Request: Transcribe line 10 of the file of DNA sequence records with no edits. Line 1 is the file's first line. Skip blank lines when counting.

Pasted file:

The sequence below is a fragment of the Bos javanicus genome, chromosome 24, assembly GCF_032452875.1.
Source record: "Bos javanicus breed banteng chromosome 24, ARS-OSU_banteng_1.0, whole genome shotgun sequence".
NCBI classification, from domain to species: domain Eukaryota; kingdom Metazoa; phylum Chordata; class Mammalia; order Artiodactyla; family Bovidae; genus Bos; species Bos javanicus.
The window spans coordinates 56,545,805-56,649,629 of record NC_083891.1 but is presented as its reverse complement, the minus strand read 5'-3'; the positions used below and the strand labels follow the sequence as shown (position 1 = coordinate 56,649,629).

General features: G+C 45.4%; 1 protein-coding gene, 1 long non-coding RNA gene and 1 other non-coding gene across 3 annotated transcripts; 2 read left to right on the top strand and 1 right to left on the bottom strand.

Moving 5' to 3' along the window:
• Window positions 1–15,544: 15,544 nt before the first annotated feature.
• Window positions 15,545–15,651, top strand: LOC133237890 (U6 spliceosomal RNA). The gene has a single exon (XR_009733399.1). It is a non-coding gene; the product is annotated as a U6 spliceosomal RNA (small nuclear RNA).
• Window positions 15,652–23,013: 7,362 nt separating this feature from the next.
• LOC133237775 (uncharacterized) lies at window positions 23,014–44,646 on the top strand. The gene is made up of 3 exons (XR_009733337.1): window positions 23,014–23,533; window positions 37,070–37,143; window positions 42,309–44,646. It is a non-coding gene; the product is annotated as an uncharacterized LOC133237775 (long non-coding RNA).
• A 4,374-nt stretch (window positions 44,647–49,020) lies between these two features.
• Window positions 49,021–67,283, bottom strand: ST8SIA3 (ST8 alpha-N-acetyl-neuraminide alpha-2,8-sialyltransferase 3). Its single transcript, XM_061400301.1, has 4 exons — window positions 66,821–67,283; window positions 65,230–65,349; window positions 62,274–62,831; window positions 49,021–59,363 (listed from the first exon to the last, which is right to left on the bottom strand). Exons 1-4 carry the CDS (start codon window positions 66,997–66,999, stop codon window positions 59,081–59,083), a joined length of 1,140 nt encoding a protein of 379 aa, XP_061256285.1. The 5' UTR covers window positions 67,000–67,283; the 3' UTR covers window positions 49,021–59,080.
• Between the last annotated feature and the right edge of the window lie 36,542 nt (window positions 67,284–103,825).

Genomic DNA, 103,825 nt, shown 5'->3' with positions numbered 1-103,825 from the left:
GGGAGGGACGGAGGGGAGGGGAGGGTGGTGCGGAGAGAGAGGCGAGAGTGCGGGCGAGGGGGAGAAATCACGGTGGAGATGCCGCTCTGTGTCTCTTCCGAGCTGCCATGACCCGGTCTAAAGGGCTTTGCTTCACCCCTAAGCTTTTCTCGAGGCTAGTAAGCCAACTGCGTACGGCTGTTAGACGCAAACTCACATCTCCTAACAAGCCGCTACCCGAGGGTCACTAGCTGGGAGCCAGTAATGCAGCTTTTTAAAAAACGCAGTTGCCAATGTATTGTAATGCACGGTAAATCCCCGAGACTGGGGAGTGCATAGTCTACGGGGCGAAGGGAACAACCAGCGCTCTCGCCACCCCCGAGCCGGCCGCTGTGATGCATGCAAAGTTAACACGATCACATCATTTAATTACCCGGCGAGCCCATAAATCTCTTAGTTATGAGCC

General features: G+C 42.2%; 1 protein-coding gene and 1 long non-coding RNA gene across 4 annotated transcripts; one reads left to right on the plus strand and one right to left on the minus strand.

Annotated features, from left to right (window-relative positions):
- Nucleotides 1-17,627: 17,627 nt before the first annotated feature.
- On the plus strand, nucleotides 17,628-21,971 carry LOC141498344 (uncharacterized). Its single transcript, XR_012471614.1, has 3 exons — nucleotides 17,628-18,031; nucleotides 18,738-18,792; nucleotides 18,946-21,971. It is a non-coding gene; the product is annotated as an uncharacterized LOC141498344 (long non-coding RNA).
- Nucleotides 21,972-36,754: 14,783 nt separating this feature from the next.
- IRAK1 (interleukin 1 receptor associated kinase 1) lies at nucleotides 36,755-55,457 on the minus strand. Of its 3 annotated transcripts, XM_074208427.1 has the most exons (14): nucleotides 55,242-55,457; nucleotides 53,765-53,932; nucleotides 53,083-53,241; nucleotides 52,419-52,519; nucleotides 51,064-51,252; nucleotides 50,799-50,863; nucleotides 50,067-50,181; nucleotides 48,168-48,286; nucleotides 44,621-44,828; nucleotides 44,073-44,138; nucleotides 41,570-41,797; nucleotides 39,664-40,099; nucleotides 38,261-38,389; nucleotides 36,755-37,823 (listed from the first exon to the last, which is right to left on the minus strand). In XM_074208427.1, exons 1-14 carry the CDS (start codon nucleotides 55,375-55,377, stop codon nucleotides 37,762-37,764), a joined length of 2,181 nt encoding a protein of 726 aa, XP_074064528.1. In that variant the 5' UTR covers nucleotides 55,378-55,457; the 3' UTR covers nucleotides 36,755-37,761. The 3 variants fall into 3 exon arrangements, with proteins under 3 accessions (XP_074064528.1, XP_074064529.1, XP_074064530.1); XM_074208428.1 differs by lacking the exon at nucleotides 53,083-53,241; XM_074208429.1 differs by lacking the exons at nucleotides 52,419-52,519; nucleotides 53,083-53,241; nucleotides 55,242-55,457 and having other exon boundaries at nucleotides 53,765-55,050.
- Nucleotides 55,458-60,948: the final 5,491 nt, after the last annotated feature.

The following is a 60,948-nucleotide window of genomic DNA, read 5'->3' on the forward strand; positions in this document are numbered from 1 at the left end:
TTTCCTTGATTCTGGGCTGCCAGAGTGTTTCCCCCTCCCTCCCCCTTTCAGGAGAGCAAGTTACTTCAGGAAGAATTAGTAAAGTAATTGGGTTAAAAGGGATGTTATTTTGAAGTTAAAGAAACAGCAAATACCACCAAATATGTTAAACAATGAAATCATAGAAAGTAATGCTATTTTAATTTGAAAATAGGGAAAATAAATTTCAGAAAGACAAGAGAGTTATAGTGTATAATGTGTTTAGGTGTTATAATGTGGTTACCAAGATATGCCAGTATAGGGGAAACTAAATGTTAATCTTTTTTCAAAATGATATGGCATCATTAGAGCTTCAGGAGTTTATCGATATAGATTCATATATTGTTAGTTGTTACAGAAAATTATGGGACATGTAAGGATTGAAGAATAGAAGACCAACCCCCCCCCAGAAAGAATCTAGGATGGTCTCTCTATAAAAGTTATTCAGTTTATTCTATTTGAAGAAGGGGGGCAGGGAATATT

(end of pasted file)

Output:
• LOC133237775 (uncharacterized) lies at window positions 23,014–44,646 on the top strand. The gene is made up of 3 exons (XR_009733337.1): window positions 23,014–23,533; window positions 37,070–37,143; window positions 42,309–44,646. It is a non-coding gene; the product is annotated as an uncharacterized LOC133237775 (long non-coding RNA).